As technology advances, so too does our ability to stay connected. From the palm of our hand, we can communicate with almost anyone across the globe or complete transactions of any type. However, this level of connectivity comes with a price, especially in relation to employment hours.
With the modern tools now at our disposal, the boundary between work and home life has become increasingly smaller. One can refresh their email or check their company Slack after hours, on the weekend, or even on vacation. In some cases, checking an email and responding the second it comes in may be more efficient than keeping it for the next morning. Or, if you are running up against a deadline, the ability to work on the go can provide some much-needed flexibility. However, the question becomes, do you have the obligation to respond on the spot, even if you have the ability?
A Proposed Human Right
As the name implies, the Right to Disconnect is a proposed human right that allows employees to disconnect from their work and willingly not engage in work related activities during non-work hours. Although this may not seem like a common issue, one survey found that almost 60% of employees use their smart phone to work after normal business hours and certain professionals report interacting with their phone for 13.5 hours every work day. Not only is this unhealthy from both a physical and psychological standpoint, in certain cases, employees who do not put in additional time off the clock may face retaliation or punishment for not promptly responding.
The first country on record to recognize this as an issue was France. As of January 1, 2017, French law requires companies inside the country to stop encroaching on their workers personal and family time. The law requires companies with 50 or more employees to negotiate a rule for limiting off hour communication. Some companies have even gone so far as to shut down their email systems overnight to enforce these rules.
In the United States
Now, almost two years later, this trend is making its way through the United States in a place known for workaholics and a lack of sleep – New York City. Proposed by the New York City Council, the “right to disconnect” bill would apply to private businesses with at least 10 employees and employees who are not on call. In effect, the bill would:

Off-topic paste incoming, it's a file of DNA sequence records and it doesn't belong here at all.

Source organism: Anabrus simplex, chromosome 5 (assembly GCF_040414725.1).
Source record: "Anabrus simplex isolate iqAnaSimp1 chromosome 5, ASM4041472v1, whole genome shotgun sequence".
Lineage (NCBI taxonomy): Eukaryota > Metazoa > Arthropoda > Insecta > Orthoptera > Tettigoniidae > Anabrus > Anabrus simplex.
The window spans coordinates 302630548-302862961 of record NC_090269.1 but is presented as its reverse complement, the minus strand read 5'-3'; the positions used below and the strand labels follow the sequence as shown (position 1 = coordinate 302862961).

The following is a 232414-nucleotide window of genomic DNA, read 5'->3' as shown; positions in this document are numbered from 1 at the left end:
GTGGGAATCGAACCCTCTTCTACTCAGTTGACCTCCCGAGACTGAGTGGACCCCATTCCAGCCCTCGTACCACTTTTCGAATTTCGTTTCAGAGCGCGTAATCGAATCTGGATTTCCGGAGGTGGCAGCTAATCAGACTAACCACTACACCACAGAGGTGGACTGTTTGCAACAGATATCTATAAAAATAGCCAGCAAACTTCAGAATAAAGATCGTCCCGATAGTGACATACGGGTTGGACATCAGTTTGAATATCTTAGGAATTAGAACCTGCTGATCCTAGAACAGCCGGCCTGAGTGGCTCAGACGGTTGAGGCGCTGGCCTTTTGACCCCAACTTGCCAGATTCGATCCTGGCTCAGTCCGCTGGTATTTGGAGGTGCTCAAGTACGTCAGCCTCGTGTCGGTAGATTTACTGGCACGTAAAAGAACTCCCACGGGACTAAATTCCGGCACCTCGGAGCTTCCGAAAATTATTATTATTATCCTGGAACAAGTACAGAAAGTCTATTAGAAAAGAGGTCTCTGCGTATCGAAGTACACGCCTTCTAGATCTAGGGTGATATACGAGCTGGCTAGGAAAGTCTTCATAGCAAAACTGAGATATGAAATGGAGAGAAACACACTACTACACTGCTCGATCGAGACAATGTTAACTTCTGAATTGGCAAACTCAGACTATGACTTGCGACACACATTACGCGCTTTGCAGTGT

- Outlaw the requirement of employees or staff to check or respond to work related communication after hours except in cases of emergency.
- Require that employers give written notice to employees of their rights under the law.
- Protect employees from retaliation for exercising their right to disconnect.
For breaking the law, employers would face fines that would escalate in severity for each offense. This bill would be the first of its kind in the United States and would apply to a city that has one of the longest work weeks in the country at an average of 49.08 hours including the commute.
The effects of working too many hours are well documented. Employees face burnout, chronic stress, lack of sleep, and decreased performance. According to some injury attorneys, employees who work overtime are more likely to suffer physical injuries than those who do not work overtime, a 61% higher injury hazard in fact. Especially in a place like New York City, mental and emotional exhaustion can easily manifest itself into physical injuries. With increased noise pollution and traffic, one mental slip up can lead to a serious accident or injury. Just read this one account of living in New York City for a better idea of coping with stress in the Big Apple.
Setting an Example
Although not a new concept, the push for the right to disconnect could not have come at a better time as we become increasingly tethered to our devices. According to Rafael Espinal Jr., the City Councilman who proposed the bill, he has already received many calls and messages in support. It seems fitting that “the city that never sleeps” would lead the way in terms of employees’ rights off the clock and hopefully sets an example for the rest of the country to follow.